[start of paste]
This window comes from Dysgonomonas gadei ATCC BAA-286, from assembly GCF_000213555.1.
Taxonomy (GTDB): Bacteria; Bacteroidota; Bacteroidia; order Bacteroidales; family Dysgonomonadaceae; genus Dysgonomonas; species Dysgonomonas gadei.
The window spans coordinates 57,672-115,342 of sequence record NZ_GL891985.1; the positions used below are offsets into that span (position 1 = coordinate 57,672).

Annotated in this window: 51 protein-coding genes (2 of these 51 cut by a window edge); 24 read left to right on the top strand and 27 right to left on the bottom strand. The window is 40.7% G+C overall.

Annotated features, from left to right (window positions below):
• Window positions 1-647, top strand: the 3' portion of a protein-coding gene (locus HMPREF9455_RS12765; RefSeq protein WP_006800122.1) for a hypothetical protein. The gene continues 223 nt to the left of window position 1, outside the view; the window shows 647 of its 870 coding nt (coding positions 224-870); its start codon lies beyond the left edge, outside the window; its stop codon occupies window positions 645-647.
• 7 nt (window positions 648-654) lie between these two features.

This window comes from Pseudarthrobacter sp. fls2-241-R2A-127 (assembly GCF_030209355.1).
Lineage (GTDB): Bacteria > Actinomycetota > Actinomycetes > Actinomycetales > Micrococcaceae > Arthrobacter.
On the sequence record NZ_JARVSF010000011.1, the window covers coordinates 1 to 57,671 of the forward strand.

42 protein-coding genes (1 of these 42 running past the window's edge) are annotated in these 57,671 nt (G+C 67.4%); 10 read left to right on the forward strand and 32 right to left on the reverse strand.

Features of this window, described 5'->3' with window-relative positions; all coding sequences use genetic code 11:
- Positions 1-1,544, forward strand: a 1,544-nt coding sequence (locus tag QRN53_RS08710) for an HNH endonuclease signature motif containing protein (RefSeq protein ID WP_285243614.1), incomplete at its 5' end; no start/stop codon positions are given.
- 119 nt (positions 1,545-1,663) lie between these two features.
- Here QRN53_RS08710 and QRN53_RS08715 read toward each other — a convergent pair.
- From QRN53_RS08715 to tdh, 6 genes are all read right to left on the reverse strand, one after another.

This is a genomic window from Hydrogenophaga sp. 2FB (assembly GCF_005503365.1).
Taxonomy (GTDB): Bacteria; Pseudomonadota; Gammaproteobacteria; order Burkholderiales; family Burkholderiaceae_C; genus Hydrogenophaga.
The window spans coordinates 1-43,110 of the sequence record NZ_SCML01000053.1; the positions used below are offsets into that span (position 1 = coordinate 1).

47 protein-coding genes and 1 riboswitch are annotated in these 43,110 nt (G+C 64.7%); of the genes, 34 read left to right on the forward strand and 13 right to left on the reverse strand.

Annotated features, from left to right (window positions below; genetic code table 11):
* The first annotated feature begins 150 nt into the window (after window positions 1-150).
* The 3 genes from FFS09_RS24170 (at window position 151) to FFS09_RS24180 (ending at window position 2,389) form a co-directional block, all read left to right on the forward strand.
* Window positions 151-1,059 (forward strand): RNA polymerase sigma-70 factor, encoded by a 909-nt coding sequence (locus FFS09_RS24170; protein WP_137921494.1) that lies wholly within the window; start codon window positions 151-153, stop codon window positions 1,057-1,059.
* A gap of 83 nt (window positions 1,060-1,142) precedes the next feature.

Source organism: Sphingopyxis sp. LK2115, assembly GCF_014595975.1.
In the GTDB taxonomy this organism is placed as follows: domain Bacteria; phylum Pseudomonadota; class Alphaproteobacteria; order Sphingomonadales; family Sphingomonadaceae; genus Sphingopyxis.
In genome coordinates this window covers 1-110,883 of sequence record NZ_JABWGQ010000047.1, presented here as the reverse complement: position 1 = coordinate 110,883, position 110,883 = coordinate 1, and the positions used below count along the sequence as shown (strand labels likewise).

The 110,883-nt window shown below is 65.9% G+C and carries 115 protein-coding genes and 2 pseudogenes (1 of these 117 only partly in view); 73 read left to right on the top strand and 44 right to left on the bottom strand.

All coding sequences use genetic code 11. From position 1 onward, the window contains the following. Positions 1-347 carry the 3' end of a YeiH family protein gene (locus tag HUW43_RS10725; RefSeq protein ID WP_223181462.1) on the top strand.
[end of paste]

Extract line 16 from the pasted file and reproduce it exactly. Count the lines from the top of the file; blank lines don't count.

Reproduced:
- From QRN53_RS08715 to tdh, 6 genes are all read right to left on the reverse strand, one after another.